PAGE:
Next tonight...

Tonight's episode begins with a gripping scene featuring a beautiful woman (Lelia Goldoni) being stalked through the streets of London by burly Barry Linehan.


Finally she eludes her pursuer, and reaches the home of an old friend; of ours too: it's John Drake.  This was the third episode of the revived Danger Man to be made, and at this stage Drake was still portrayed as American, as he had been in the show's original incarnation.  It looks like the decision to make the character English was made during the making of this episode, as Patrick McGoohan's accent constantly changes throughout (and not simply when he's adopted an alias).  Drake's also portrayed as a much more gregarious figure than we've become used to, enthusiastically welcoming his former colleague Liza Lansig into his home and being an almost overbearingly solicitous host.


Of course his joy at seeing Liza may to some degree be an act: as soon as she tells him about the man following her he pops out to have a look, heading straight for a phone box to ask his boss (not the sinister Admiral this week but the far more genial figure of Brigadier Gorton (Raymond Adamson), who even has a comic sidekick, Mumford (Edwin Apps) if they've got anybody on Liza's tail.


Before Drake gets home, Liza has a good root round his flat looking for a gun.  Finding one, she secretes it in her handbag.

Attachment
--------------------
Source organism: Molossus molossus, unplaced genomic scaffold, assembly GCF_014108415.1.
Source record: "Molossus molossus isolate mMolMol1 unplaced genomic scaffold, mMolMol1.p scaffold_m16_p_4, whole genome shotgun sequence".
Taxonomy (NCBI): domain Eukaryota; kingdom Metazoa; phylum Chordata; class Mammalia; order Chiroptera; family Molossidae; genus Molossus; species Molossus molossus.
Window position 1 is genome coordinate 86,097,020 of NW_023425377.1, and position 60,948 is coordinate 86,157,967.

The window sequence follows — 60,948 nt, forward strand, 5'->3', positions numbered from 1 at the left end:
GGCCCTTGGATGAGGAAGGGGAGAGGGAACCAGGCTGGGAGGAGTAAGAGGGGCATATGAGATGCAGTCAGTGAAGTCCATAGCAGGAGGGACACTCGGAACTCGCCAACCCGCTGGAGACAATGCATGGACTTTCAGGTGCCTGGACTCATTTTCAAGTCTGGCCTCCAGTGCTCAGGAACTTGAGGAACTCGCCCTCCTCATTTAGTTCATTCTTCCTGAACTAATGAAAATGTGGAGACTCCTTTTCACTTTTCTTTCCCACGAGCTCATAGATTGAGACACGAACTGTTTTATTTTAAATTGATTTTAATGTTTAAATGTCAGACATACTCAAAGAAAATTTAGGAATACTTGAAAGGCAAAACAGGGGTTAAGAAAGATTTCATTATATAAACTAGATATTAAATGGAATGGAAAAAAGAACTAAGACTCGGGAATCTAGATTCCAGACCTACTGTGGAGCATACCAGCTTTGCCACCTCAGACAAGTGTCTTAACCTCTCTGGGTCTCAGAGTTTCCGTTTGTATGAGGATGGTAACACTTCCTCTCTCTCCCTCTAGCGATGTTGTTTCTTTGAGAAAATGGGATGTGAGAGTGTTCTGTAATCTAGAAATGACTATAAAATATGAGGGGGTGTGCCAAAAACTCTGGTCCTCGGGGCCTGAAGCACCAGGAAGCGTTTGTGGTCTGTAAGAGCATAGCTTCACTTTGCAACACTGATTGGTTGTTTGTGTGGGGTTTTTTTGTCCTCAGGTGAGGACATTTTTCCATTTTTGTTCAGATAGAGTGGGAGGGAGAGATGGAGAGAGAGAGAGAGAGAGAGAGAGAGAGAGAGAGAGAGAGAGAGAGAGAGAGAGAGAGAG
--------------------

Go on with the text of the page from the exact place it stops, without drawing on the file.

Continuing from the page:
Drake presses Liza into going out for lunch with him, but she absconds from the taxi on the way there.  Drake follows after her into a health food shop, but there's no sign of anyone but the proprietor, Mr Sustri (Kenneth Adams).  From his name and his references to studying in Delhi I think he's supposed to be Indian, but you'd certainly never know it from looking at him.  "I'm having a little trouble with weight," claims Drake.  "Oh yes, the affluent society," Sustri sagely nods.


When Drake leaves with a slimming aid, Liza emerges from her hiding place at the back of the shop and obtains an envelope from Sustri.  The displays behind him are fascinating.


Drake, who was hiding in the next shop's doorway, follows after Liza when she leaves the shop, and, failing to get a cab, tries to drive after hers in the car belonging to her other pursuer, being attacked by the man and nearly running over a policeman in the process.